ScandAsia Test Team – Thom’s elephants

[wzslider autoplay=”true” interval=”1300″] Ride the biggest animal that walks the earth, get a sore butt and top it off with a dip in the river. 

By Sebastian Buur and Ida Holt

First things first. When dealing with animals in Thailand and all over Southeast Asia, it’s important to take animal welfare into account. By all means, it’s far too easy to book an elephant ride or any other attraction involving domesticated wildlife where the animals are not doing too well, to put it mildly. So we’re happy to report that this doesn’t look to be the issue here. The elephants seem healthy and lively, and are treated well by their trainers or mahouts, as they are called.

Thom’s Elephants are located a few kilometers outside Pai, easily found on scooter or even easier with the provided pick up from town. After a small feeding and hugging ceremony everybody mounts their designated elephant and heads towards the stone forest which is not a huge, majestic petrified forest, but rather an area with rocks sprinkled all over the place. Still, it’s nice scenery, with working farmers providing a cool backdrop.

At one point your behind starts to feel a little sore. Don’t worry; riding a huge animal that was designed mainly for eating (200 kilos of food per day to be exact) and not for transporting smaller bi-pedaled beings around, it’s all part of the experience.

A long ride ends on a high note

After a while it can get a little bit redundant. The novelty wears off, and the view isn’t really that diverse. Luckily, the terrain shifts in a few places, adding in some dramatic downhill to the action. These animals might come off as bulky and slow paced, but they are remarkably agile for their size. You’re never in any danger, but the tension is there, and that spices things up. Alternatively, ask if you can get off and just walk besides the elephants for a different take on the whole thing.

After about one and a half hour of riding, the grand finale comes with a bang. Final leg of the two hour journey is swimming with the elephants, and that just about makes it worth all your money. The elephants simply scramble into a small river, spray water on you with their trunks and then start to throw you off. If it sounds dramatic, it’s because it is. But in a good way. Easily the highlight of the day, people kept climbing their elephants and got thrown off over and over again. At this point, you feel like you’re interacting with the elephants more than just using them as transport, and that’s a whole lot of fun.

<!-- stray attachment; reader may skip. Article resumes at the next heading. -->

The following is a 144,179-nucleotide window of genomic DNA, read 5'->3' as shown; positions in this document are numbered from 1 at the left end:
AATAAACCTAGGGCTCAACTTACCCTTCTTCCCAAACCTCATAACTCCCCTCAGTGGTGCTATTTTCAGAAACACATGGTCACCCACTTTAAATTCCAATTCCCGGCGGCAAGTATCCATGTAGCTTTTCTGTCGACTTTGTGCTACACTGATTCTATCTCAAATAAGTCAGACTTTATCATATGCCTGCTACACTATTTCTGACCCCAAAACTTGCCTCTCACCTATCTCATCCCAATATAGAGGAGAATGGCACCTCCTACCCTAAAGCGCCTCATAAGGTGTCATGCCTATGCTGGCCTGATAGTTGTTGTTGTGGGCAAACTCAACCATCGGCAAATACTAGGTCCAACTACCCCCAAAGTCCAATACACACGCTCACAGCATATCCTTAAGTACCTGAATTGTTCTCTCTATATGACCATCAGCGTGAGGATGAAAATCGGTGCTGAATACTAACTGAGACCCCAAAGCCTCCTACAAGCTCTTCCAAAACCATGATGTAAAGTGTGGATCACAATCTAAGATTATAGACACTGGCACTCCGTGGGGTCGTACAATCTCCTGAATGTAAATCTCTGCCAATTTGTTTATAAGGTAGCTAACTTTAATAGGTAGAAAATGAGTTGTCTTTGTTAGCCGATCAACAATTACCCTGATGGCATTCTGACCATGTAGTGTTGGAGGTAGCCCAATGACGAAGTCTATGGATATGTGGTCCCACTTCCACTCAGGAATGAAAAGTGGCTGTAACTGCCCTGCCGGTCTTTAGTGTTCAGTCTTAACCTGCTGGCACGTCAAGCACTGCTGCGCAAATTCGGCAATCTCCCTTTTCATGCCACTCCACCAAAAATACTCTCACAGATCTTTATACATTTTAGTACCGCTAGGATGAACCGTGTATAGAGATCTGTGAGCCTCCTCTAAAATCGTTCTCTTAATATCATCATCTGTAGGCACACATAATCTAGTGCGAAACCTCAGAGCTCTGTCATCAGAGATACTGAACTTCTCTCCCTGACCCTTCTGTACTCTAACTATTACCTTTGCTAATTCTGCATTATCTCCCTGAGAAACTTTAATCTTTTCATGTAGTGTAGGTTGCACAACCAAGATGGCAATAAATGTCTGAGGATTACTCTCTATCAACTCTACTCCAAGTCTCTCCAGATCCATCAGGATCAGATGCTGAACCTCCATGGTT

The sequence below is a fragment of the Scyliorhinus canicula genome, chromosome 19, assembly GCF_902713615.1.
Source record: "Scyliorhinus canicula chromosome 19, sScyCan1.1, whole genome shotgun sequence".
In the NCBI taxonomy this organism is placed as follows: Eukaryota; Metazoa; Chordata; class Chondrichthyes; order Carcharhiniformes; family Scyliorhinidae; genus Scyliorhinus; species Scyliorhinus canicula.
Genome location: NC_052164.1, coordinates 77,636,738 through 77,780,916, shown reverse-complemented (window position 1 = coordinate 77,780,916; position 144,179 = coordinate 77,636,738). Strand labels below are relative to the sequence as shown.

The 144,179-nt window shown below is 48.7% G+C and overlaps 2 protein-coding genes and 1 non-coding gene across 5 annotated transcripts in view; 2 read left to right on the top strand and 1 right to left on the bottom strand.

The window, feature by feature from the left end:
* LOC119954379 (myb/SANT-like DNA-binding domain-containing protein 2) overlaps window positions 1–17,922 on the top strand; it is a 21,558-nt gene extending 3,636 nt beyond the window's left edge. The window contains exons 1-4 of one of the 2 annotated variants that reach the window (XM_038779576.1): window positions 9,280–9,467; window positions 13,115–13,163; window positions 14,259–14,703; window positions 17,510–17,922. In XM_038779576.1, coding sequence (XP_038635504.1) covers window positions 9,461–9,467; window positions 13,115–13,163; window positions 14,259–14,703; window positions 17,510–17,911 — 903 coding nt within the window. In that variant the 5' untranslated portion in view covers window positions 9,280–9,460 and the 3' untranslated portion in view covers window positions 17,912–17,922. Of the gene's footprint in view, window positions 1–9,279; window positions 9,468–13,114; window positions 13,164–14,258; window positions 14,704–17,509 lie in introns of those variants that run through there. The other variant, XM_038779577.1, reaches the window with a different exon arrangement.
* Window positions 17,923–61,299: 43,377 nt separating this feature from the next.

You can by a ton of different tours here, but if you just feel like riding the elephants, the two hour tour with the river in the end seems about right. It’s an experience we’re not likely to forget anytime soon, and interacting with animals the sheer size of these magnificent beasts is quite the story for when we get back home.

 

Operator: Thom’s Pai Elephant Camp

Address: 107 moo 2. Tumbol Maehee. Pai district. Maehongson. 58130 Thailand

Website: www.thomelephant.com

Prices: 2 hour tour with bathing in the river: 700 baht per person. (1200 after August)

Also offers mahout training (full day course), rafting and hot tubs.

 

This travel report was written by Ida Holt and Sebastian Buur Gunvald who are members of Scand Asia Test Team, which helps you get the best of Southeast Asia travel destinations and adventures. This article was sponsored by Thom's Pai Elephant Camp. If you are interested in becoming a member of the test team and writing articles in exchange of free trips, please contact editor Gregers Moller at gregers@scandmedia. com.

This travel report was written by Ida Holt and Sebastian Buur Gunvald who are members of Scand Asia Test Team, which helps you get the best of Southeast Asia travel destinations and adventures. This article was sponsored by Thom’s Pai Elephant Camp.
If you are interested in becoming a member of the test team and writing articles in exchange of free trips, please contact editor Gregers Moller at gregers@scandmedia.
com.

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